We hear updated FTSE 100 and closing figures quoted every day on the news and in the papers, but what actually is it, and why does it matter?


FTSE 100 is an index comprising the most valuable, ‘blue chip’, companies listed on the London Stock and is seen as a barometer of the health of major companies listed in the UK and the wider UK economy.

Started on 3rd January 1984, FTSE 100 was jointly owned by the Financial Times and the LSE (hence FTSE – FT and SE) and ‘100’ by virtue of the number of companies in it; FTSE 100 is just one of thousands of global indices maintained by the FTSE Group.

Other FTSE UK indices include the FTSE 250 – the 250 largest companies after the FTSE 100 – and the FTSE Small Cap for companies smaller than those. The FTSE 100 and FTSE 250 are combined to make the FTSE 350 and by adding the FTSE Small Cap you get the FTSE All-Share.

The value of the FTSE 100 at launch was arbitrarily set at 1,000, which represented the combined value of the companies on that day – say, £100 billion. If a year later these companies were worth £200 billion the FTSE index would be 2000.

Its current level of around 7,300 means that the top 100 companies are, in total, worth 7.3 times the combined value of the top one hundred companies that comprised the index when it launched.

The make-up of the index changes dramatically with mergers, acquisitions, entrants and departures and it is therefore a useful indicator of market activity.


Adjusting the FTSE


The index is adjusted once a quarter to ensure it still reflects the top 100 companies although significant changes to companies affecting companies within the index will be reflected along the way.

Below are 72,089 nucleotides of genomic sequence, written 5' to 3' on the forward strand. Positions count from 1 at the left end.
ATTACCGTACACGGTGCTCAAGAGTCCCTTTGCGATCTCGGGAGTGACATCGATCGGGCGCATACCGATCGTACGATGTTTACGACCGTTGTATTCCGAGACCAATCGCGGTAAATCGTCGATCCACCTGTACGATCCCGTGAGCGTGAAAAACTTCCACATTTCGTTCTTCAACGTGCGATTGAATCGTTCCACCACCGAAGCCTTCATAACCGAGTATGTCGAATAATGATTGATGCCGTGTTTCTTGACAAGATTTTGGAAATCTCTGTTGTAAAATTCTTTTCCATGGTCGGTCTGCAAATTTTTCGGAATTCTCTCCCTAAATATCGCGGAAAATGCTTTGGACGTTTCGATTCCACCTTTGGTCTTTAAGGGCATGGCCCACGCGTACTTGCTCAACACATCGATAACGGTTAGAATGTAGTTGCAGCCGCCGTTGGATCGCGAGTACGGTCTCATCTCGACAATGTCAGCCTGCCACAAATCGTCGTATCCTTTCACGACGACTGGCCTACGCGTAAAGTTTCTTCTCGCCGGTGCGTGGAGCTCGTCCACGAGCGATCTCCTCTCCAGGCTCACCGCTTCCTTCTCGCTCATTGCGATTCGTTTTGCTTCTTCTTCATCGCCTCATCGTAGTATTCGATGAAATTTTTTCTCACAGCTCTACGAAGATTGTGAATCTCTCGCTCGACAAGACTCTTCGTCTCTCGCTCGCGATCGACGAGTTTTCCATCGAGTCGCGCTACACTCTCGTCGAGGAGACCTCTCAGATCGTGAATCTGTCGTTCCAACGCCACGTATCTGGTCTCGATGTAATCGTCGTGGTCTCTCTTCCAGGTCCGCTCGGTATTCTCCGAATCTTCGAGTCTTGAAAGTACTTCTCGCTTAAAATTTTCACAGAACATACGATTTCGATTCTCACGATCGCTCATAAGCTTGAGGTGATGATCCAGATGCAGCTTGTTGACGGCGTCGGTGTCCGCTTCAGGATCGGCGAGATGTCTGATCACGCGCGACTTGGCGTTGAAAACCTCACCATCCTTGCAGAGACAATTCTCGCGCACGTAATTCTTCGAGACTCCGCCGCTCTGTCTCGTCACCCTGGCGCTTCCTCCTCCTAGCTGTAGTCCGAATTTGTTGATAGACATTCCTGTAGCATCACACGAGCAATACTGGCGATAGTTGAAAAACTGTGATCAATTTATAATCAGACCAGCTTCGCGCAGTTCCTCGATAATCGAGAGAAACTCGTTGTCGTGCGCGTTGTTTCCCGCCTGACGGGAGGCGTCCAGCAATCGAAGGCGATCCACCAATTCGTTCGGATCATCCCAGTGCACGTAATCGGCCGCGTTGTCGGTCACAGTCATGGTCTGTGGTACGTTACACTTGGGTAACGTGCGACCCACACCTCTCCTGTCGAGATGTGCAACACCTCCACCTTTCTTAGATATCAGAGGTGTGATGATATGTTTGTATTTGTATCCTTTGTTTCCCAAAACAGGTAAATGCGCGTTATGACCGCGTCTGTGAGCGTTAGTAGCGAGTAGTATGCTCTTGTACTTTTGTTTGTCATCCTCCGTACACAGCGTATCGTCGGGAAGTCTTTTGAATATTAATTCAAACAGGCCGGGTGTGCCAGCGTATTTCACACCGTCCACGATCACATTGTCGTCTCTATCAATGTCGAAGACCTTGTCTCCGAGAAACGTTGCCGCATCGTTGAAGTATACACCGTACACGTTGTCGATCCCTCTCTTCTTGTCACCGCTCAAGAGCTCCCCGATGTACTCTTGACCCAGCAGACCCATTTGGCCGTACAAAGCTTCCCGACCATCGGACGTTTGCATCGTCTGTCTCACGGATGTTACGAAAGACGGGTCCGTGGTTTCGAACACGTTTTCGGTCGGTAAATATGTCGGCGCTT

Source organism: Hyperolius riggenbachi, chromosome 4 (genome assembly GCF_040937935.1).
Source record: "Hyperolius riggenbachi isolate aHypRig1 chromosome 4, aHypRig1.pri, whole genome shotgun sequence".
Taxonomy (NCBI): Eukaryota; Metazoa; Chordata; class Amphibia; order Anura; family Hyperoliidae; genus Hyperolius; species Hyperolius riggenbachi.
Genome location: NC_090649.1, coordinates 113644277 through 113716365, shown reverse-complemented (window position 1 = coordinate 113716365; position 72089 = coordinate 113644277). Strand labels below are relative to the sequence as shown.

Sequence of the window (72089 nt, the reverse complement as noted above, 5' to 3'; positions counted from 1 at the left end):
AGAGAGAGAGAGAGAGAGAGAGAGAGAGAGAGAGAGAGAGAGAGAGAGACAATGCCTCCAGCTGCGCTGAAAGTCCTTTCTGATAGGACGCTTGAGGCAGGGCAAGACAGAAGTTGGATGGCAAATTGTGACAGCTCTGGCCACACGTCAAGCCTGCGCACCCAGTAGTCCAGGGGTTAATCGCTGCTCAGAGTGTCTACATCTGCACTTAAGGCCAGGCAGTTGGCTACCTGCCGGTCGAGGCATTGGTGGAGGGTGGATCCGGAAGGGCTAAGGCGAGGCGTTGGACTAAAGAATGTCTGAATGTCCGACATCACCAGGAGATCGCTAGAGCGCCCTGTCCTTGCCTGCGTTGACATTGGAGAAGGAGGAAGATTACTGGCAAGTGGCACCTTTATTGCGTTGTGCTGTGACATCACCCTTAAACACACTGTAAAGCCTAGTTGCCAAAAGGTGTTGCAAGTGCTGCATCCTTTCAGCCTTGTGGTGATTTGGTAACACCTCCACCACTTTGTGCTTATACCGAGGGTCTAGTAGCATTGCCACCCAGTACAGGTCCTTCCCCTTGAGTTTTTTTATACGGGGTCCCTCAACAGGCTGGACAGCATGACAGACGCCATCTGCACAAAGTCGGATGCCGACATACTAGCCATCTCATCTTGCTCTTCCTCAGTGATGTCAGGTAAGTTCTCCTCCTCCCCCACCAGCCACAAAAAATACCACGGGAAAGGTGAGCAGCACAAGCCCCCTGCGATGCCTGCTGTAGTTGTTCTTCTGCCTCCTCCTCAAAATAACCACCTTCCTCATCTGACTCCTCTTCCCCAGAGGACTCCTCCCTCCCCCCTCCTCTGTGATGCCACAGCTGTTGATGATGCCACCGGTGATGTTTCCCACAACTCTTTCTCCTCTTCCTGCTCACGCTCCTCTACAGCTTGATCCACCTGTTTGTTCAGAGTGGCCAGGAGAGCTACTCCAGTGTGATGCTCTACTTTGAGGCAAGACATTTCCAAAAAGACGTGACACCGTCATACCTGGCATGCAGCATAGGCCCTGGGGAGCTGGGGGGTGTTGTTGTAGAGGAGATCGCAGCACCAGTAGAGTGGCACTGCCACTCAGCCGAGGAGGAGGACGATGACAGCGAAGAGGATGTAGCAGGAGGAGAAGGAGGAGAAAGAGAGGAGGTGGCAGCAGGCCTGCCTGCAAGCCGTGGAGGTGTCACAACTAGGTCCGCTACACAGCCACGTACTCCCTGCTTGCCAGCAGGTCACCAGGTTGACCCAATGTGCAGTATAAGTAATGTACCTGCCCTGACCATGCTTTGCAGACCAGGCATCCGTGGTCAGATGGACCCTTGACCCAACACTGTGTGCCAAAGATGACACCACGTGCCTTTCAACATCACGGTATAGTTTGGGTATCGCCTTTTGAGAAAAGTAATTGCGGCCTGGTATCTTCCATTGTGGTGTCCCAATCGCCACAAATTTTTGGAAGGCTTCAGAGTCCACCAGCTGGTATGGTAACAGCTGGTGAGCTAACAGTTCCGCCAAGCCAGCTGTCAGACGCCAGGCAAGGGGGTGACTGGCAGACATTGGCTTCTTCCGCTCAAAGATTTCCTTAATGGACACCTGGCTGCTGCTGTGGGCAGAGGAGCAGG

The process for review is simply a matter of identifying the one hundred largest companies listed on the LSE by market capitalisation (no of shares x price per share) at that time; this is then ratified by committee in March, June, September and December.

There is a ‘transition zone’ whereby if a company is in the FTSE 250 and climbs into the top 90 companies, it can enter the FTSE 100; if a FTSE 100 company falls to 111th position or below in the rankings, it will fall into the FTSE 250.

This ensures that there are not too many changes at each review – investors in the index seek stability and might otherwise have to make excessive and expensive changes to their portfolio.

Sometimes no changes to the FTSE 100 are made at review, but during periods of volatility such as the dot com boom, large numbers of companies were entering and leaving the index every quarter.


Watching the FTSE


The value of the FTSE 100 is calculated every fifteen seconds on trading days between 08.00 hrs when it opens until 16.30 hrs when it closes; the figure quoted on the evening news is its closing value on that particular day and when it is ‘up’ or ‘down’ the change is being quoted against the previous day’s close.

The level of the FTSE 100 affects most people in the UK even if they don’t directly invest; pension funds invested in UK equities are directly affected and the level of the index directly affects the return they will achieve.
The FTSE 100 also reflects general economic and international events and it will often tumble in response to markets falling around the world.

Its largest one-day percentage fall was 12.22 % on 20 October 1987, the day after ‘Black Monday’.

On the 12th of March 2020, amid the escalating crisis surrounding the coronavirus and fears of a global recession, the FTSE 100 suffered the second largest one day crash in its history and the biggest since the 1987 market crash. On the 23rd of March, the FTSE index was at 4,993.89 but has since recovered.


Thirty years of the FTSE 100






In April 2015 the FTSE 100 hit a high of 7103.98, eclipsing its previous peak in the late 1990s which had been fuelled by the boom in technology companies.

The index’s highest closing value of 7,877.45 was reached on 22 May 2018; the highest intra-day value of 7,903.50 was reached on 22 May 2018.

If you’d reinvested your dividends between the FTSE 100’s dotcom-era high and its 2018 high, you’d have roughly doubled your money, even with the index itself barely rising in terms of capital value

Its lowest ebb to date has been its closing low on 12th July 1984 when it fell to 978.7; the only day the index was not calculated was 16 October 1987, the day after the ‘Great Storm’ wreaked havoc across London and the South East.


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